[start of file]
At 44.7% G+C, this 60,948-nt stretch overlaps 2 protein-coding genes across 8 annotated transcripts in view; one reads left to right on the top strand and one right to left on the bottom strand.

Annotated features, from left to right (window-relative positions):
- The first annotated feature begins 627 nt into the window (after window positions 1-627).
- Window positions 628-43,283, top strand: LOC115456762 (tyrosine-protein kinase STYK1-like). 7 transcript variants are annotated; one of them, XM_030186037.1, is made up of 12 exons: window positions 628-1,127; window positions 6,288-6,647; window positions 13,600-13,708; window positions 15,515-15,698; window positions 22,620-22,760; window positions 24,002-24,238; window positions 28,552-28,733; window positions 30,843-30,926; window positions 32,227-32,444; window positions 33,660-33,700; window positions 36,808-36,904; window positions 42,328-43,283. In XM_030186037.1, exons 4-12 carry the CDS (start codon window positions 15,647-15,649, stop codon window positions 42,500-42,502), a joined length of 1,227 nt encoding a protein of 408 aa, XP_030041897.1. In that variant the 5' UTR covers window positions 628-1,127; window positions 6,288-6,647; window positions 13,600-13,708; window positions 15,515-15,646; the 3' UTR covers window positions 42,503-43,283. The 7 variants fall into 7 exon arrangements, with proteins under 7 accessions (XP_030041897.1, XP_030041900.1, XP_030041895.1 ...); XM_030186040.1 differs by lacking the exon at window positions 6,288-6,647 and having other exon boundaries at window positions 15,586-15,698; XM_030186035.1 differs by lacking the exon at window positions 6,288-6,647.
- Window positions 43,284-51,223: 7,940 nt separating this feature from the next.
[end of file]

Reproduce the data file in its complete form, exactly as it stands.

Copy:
At 44.7% G+C, this 60,948-nt stretch overlaps 2 protein-coding genes across 8 annotated transcripts in view; one reads left to right on the top strand and one right to left on the bottom strand.

Annotated features, from left to right (window-relative positions):
- The first annotated feature begins 627 nt into the window (after window positions 1-627).
- Window positions 628-43,283, top strand: LOC115456762 (tyrosine-protein kinase STYK1-like). 7 transcript variants are annotated; one of them, XM_030186037.1, is made up of 12 exons: window positions 628-1,127; window positions 6,288-6,647; window positions 13,600-13,708; window positions 15,515-15,698; window positions 22,620-22,760; window positions 24,002-24,238; window positions 28,552-28,733; window positions 30,843-30,926; window positions 32,227-32,444; window positions 33,660-33,700; window positions 36,808-36,904; window positions 42,328-43,283. In XM_030186037.1, exons 4-12 carry the CDS (start codon window positions 15,647-15,649, stop codon window positions 42,500-42,502), a joined length of 1,227 nt encoding a protein of 408 aa, XP_030041897.1. In that variant the 5' UTR covers window positions 628-1,127; window positions 6,288-6,647; window positions 13,600-13,708; window positions 15,515-15,646; the 3' UTR covers window positions 42,503-43,283. The 7 variants fall into 7 exon arrangements, with proteins under 7 accessions (XP_030041897.1, XP_030041900.1, XP_030041895.1 ...); XM_030186040.1 differs by lacking the exon at window positions 6,288-6,647 and having other exon boundaries at window positions 15,586-15,698; XM_030186035.1 differs by lacking the exon at window positions 6,288-6,647.
- Window positions 43,284-51,223: 7,940 nt separating this feature from the next.